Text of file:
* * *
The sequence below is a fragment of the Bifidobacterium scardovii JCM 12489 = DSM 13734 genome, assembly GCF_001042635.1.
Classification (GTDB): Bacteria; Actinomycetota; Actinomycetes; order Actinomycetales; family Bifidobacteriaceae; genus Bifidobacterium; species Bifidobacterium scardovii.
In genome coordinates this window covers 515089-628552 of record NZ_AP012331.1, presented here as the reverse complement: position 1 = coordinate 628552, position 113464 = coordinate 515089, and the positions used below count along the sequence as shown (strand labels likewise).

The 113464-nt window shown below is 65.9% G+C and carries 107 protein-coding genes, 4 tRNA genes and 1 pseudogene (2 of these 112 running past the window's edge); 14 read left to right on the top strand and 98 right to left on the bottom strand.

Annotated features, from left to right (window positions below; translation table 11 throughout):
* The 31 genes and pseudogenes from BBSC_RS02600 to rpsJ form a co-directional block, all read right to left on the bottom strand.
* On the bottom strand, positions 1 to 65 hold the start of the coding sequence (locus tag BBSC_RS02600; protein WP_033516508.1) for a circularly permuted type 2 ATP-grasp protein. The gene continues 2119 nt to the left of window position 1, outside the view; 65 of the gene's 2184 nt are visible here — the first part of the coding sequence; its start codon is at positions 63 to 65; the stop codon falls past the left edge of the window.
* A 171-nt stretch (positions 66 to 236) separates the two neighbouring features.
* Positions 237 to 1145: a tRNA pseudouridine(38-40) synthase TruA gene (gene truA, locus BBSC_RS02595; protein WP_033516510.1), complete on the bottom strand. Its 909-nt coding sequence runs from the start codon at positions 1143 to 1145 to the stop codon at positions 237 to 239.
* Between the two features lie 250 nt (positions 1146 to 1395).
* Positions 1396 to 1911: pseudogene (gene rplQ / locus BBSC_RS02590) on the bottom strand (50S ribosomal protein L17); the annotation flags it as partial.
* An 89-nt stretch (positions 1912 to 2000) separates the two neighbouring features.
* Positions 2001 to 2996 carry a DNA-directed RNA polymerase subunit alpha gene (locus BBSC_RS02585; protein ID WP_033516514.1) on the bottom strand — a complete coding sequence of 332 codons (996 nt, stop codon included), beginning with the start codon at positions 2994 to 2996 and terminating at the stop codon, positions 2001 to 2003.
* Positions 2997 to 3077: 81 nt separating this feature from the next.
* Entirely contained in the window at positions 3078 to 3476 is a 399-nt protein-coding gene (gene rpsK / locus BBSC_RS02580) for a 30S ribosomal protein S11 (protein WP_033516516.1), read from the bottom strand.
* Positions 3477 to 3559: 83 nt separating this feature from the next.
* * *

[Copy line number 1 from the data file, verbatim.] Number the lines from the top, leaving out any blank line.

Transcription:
The sequence below is a fragment of the Bifidobacterium scardovii JCM 12489 = DSM 13734 genome, assembly GCF_001042635.1.